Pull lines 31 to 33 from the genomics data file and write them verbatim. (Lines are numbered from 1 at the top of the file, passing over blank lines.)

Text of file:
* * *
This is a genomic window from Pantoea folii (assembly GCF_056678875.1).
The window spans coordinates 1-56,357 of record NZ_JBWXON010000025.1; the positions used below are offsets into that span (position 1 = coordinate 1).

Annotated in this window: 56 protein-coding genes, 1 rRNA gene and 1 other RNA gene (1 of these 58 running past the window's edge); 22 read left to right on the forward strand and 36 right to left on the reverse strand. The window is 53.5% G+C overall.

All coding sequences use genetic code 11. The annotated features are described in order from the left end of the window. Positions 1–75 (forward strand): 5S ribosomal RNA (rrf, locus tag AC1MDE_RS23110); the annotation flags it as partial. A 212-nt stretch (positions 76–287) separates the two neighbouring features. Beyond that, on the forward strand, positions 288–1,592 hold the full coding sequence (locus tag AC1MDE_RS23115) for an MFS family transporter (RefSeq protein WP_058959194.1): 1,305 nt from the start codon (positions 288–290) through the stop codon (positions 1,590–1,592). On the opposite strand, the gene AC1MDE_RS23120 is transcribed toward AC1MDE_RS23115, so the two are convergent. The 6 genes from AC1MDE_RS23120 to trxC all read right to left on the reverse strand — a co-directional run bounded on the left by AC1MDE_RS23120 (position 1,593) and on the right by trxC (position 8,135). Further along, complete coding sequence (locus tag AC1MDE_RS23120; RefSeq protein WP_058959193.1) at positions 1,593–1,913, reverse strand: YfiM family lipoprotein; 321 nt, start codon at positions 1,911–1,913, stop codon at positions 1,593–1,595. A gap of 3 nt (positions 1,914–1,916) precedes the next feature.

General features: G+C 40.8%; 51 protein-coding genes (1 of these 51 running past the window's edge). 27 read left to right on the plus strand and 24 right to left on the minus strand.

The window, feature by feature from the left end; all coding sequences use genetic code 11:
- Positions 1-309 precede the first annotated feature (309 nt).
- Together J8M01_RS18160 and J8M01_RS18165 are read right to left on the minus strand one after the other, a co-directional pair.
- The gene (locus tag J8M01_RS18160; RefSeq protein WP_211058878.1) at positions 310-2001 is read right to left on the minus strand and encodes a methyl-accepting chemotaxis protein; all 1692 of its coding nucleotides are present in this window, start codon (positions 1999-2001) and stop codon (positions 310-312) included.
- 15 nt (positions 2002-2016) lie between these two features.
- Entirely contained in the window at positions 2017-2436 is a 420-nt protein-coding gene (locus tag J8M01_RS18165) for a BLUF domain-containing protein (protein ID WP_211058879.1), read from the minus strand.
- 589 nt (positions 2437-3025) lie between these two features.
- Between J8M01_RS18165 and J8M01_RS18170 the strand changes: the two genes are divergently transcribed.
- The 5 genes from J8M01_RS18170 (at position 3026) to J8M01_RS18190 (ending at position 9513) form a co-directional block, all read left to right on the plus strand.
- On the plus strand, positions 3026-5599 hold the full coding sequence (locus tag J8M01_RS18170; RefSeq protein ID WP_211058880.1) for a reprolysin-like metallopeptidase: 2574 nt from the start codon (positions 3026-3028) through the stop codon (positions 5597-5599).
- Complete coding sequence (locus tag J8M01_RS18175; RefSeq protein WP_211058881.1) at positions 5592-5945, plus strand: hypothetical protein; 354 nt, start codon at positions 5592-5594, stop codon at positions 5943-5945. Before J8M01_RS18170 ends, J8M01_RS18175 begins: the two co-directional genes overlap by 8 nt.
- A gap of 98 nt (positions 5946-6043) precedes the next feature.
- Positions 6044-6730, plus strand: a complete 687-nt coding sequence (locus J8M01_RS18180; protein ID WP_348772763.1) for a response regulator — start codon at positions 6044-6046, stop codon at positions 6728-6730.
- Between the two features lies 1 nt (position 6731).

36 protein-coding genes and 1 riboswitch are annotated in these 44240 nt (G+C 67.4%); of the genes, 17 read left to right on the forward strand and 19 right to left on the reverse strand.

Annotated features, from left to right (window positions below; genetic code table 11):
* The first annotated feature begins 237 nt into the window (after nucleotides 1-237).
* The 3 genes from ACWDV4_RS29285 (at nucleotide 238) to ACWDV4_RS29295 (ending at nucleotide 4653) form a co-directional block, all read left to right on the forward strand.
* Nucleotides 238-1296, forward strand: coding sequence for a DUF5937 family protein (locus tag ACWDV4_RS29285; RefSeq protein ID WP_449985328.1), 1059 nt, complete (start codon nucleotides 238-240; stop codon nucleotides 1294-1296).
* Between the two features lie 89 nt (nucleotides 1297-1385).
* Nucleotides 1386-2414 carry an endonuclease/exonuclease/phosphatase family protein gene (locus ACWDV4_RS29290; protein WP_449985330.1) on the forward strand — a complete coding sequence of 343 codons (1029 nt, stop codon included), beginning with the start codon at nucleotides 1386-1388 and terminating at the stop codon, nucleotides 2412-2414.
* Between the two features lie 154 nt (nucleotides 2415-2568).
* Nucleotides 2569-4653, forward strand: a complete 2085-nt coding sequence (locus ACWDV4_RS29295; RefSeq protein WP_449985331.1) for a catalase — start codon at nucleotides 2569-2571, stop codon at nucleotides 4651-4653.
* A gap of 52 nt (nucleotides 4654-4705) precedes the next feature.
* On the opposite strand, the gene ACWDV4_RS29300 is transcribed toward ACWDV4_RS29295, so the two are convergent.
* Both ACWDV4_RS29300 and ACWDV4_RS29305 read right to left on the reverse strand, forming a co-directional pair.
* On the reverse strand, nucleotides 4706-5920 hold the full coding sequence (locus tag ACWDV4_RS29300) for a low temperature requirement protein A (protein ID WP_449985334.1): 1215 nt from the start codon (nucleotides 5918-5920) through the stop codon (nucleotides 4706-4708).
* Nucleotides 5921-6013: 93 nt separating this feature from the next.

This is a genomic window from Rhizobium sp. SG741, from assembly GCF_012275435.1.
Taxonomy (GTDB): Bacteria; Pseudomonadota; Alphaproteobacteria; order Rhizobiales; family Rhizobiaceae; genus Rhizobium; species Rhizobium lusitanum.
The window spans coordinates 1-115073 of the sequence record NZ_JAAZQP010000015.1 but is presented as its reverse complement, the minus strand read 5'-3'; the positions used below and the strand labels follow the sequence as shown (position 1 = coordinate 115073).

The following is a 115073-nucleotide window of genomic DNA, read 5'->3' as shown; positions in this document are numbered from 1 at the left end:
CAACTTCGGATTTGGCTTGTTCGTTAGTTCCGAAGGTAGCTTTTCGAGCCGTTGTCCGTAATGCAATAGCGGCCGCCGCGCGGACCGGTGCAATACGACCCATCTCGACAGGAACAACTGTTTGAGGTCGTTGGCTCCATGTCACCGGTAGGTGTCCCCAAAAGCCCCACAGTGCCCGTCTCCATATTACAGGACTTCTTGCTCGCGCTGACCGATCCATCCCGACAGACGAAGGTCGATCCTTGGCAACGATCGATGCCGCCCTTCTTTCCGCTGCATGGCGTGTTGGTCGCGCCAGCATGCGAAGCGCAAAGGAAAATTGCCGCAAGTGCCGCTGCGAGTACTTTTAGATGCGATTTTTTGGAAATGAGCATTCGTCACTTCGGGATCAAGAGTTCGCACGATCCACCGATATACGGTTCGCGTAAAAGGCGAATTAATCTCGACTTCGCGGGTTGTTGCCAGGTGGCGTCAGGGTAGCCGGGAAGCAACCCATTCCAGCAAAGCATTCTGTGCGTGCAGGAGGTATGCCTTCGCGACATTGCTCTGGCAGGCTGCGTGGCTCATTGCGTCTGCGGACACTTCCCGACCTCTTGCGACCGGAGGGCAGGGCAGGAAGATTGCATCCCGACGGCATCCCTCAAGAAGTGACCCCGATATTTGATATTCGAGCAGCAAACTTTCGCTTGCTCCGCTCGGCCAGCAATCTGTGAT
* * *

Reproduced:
* Both ACWDV4_RS29300 and ACWDV4_RS29305 read right to left on the reverse strand, forming a co-directional pair.
* On the reverse strand, nucleotides 4706-5920 hold the full coding sequence (locus tag ACWDV4_RS29300) for a low temperature requirement protein A (protein ID WP_449985334.1): 1215 nt from the start codon (nucleotides 5918-5920) through the stop codon (nucleotides 4706-4708).
* Nucleotides 5921-6013: 93 nt separating this feature from the next.